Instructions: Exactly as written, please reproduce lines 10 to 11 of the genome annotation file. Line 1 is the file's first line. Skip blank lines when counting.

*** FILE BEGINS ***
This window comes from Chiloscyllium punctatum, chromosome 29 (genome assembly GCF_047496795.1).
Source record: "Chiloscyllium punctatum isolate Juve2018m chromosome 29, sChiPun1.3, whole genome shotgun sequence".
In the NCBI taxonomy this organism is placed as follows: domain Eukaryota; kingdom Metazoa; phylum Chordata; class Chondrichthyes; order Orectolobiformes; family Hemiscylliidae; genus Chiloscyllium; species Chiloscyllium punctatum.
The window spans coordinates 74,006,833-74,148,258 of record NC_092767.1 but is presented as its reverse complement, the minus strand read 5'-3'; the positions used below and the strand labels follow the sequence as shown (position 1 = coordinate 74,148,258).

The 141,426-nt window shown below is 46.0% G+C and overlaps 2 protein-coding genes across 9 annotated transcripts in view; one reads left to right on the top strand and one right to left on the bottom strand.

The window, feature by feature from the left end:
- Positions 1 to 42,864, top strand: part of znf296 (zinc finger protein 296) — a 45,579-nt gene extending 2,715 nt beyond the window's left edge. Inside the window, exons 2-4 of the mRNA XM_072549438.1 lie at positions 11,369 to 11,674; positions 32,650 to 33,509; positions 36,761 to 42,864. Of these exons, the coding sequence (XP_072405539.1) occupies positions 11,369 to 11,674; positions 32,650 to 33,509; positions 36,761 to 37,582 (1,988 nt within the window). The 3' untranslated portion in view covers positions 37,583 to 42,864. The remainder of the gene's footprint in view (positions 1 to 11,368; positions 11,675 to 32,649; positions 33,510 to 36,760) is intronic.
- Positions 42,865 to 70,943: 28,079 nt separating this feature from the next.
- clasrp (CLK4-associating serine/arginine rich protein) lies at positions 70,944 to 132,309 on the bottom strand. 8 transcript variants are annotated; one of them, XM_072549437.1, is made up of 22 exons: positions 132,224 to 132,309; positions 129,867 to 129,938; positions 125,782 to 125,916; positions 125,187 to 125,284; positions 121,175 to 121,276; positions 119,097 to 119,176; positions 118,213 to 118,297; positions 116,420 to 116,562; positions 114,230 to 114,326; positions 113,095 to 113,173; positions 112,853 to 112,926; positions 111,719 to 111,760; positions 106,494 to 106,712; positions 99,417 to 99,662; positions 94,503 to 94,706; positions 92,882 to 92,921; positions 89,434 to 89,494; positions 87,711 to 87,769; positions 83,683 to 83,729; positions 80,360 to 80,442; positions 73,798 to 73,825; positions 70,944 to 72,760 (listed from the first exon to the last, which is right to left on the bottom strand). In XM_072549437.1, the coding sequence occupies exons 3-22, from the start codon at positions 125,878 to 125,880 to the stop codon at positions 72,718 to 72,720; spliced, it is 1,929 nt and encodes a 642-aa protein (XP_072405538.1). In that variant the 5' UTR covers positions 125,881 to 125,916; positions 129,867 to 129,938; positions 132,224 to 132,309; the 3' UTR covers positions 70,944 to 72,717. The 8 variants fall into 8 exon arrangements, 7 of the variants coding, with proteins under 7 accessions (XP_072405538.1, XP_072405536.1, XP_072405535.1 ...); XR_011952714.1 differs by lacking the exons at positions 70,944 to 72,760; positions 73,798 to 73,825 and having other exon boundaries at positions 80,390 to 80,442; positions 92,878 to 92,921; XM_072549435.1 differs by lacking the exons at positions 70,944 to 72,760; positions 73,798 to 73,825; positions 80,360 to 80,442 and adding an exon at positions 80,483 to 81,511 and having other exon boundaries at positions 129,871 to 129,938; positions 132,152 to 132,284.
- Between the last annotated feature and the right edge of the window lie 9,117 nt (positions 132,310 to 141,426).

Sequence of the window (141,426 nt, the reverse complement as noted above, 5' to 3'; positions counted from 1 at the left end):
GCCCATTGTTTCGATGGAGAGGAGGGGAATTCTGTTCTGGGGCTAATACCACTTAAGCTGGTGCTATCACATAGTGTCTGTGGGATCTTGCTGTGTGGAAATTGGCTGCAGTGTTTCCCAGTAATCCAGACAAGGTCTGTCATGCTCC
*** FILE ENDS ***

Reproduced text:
- Between the last annotated feature and the right edge of the window lie 9,117 nt (positions 132,310 to 141,426).

Sequence of the window (141,426 nt, the reverse complement as noted above, 5' to 3'; positions counted from 1 at the left end):